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ringing overtony djembe - Djembefola - Djembe Forum

Advice and questions on keeping your instruments in top form
By rafnef
Greetings my name is David and i'm obviously new here. So i just got a 13-14in head X8 Stallion djembe and i've attempted to tune it properly yet to no avail. I have created the diamonds almost all the around the djembe yet there is still significant ringing. There is a hint of pop to it but the sound lingers annoyingly. Should i take it somewhere to get it tuned or can i fix this myself? Its so hard getting proper slaps and tones when it rings so much. thank you for any advice.
User avatar
By the kid
It could be the drum. Generally these drums are regarded as poor in comparrison to a genuine West African Djembe

You should be able to tune this your self. Is it a real goat skin or what?

I'd presume the skin that came on the drum is very thin and was processed. A West African goat will make it sound better. If you really love playing, it'd be better to try get a proper drum do.
By rafnef
it claims to have african goat skin. There's got to be a way to at least minimize the ringing. They also pre-tuned it a little. They have a tuning tutorial on the website and it demonstrated using only two verticals for each diamond, yet when it arrived and i looked at it they moved to using four verticals each diamond. So under four then back over two then tighten. Could that be part of the issue?
User avatar
By michi
There are two ways to reduce ring:
  • Increase tension
  • Dampen the skin
The more you tighten the skin, the less ring you get. The down-side is twofold: the ring may not completely go away at the point where the skin is what you'd consider tight enough, so you may need to tune the drum to a pitch you'd rather not have it at. And, of course, higher tensions means shorter skin life.

If, once you are at the proper pitch, you still get some ringing, you can apply electrical tape to reduce ringing. You can also experiment with applying short pieces of electrical tape to the underside of the skin. By varying the number and position of the pieces of tape, you may be able to reduce the ringing without over-dampening the skin.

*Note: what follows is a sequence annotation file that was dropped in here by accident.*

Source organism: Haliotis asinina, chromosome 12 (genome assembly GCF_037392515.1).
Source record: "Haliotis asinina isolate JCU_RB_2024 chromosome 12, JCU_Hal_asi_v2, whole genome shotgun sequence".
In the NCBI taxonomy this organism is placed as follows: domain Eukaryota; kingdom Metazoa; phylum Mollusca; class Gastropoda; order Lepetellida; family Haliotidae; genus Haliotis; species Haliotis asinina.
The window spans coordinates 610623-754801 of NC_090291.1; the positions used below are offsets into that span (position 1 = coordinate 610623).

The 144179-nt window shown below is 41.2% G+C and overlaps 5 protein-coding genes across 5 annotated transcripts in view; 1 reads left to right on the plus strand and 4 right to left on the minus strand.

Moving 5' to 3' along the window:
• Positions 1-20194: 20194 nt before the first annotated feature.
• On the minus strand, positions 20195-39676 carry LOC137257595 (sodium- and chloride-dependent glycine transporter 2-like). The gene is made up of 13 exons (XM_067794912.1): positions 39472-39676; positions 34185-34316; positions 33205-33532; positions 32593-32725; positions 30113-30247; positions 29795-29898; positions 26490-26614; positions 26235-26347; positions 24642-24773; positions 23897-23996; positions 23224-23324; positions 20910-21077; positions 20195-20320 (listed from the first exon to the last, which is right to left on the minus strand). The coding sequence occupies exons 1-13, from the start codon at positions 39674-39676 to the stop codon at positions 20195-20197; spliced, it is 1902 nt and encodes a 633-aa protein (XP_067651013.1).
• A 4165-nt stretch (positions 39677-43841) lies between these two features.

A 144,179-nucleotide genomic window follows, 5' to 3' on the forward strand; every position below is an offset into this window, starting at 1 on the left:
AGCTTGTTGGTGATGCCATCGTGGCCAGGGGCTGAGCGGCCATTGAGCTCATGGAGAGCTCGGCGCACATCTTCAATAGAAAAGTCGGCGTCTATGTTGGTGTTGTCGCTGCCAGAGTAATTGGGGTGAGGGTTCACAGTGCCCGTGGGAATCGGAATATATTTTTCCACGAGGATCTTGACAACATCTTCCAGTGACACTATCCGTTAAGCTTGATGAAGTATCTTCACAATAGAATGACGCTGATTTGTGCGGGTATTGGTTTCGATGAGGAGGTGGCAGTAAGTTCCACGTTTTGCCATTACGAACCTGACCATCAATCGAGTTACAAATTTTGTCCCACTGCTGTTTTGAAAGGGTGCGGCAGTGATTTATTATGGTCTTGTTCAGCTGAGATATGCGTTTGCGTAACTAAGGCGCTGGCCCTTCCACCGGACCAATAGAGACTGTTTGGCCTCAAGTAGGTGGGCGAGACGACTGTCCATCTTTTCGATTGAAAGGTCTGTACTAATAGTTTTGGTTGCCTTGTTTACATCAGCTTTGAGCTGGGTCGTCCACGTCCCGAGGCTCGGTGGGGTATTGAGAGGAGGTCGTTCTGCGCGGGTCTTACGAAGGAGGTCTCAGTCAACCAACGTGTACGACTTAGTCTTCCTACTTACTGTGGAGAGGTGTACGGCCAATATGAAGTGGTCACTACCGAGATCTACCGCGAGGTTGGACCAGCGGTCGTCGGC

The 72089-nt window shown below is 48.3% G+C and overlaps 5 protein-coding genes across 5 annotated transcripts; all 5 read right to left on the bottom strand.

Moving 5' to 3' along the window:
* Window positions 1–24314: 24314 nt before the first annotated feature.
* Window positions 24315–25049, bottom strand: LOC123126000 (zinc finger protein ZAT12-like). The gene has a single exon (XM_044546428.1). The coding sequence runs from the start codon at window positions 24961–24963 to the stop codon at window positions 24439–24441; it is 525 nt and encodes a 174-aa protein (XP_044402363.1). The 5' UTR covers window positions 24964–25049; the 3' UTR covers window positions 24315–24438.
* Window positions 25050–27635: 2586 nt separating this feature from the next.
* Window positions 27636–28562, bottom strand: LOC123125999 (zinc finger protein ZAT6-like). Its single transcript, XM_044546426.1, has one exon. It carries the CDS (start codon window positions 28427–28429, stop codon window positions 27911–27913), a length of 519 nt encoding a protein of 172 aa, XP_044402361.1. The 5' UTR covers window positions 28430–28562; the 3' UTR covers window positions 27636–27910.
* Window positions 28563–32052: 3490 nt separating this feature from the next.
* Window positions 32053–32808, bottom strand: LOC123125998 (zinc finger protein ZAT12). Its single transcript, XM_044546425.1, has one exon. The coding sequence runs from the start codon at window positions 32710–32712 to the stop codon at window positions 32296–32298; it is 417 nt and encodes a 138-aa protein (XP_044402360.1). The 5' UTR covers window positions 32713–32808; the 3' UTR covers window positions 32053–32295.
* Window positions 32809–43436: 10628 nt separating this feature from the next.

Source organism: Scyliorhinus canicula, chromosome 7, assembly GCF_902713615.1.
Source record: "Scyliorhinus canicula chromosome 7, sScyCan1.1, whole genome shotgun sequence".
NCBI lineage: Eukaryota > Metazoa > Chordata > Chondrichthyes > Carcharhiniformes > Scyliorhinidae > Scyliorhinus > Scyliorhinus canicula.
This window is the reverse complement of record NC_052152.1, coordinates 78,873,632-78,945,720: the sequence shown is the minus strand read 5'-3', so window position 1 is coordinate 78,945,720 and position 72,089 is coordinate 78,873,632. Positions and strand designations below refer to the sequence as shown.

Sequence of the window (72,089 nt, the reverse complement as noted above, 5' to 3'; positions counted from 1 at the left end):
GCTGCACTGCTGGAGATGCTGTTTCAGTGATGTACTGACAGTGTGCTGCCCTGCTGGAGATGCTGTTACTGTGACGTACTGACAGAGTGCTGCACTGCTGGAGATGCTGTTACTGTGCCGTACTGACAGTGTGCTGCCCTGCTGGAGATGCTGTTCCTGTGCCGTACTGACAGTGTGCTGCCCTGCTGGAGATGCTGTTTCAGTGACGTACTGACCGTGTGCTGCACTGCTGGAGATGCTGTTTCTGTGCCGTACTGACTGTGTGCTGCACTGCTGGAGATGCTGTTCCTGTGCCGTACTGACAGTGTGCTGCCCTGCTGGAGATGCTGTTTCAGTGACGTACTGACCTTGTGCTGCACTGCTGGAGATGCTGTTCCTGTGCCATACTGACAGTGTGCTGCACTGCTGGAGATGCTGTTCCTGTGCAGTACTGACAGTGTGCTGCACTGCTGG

If the interior of your drum is quite smooth, you may have to live with the ringing though...


User avatar
By michi
What, though, should i use to dampen the skin?
Electrical tape applied from underneath, or try electrical tape around the playing edge, as described in Bubudi's post I linked to.

User avatar
By Erny
Hi together,

new to this community but not new to playing djembes (1 traditional rope-tuned Mali-drum, 1 industrial manufactured rope tuned Meinl-drum and 1 key-tuned Remo Black earth 14"-drum) I want to share my experience with the Remo and the well known "ringing-problem" of it.

By the way, as the forum-language is not my mother-language it might be possible, that some of my descriptions are a bit complicated to understand, but I hope it´ll work in spite of that.

In order to reduce the "ringing" I tried the well known measurements as weather-tape applied inside the drum combined with tape on the head, but all of these measures didn´t result in the expected effect. Reading something about "muffling-rings", I just cut a stripe of foamed material (height and width: 1", length: inner perimeter below drum-head) and applied this in contact with the head. This piece of material touches the head and remains in its position by the tension of its own. The effect of doing so is extraordinary, the "ringing" has gone and the influence on bass, tone and slap is merely to hear. I am very satisfied with this and maybe someone of you wants to try it to.